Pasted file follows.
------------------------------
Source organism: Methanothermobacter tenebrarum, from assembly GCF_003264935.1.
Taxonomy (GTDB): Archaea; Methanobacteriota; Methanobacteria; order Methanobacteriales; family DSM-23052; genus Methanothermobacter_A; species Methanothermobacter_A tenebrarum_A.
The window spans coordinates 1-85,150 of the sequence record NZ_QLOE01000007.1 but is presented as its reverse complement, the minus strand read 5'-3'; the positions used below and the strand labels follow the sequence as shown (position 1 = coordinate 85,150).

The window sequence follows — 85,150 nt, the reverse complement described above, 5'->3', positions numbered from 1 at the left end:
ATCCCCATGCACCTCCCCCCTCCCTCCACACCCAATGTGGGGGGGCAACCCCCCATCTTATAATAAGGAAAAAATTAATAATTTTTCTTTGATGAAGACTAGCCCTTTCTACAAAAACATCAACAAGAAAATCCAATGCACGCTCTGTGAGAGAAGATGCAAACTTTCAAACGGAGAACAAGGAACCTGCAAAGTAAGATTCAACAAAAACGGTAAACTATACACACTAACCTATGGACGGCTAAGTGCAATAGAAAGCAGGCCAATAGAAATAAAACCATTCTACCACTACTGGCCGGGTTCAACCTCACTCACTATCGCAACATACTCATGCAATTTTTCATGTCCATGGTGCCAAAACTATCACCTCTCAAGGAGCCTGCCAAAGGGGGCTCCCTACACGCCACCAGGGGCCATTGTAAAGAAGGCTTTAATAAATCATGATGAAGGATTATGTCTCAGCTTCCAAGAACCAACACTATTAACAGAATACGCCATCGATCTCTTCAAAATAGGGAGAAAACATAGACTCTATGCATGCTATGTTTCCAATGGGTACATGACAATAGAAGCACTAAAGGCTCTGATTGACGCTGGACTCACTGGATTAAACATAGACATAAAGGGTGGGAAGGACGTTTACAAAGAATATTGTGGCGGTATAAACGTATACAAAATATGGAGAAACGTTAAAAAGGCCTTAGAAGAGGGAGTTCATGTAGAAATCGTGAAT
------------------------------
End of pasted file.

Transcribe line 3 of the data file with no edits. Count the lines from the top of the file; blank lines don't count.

The window spans coordinates 1-85,150 of the sequence record NZ_QLOE01000007.1 but is presented as its reverse complement, the minus strand read 5'-3'; the positions used below and the strand labels follow the sequence as shown (position 1 = coordinate 85,150).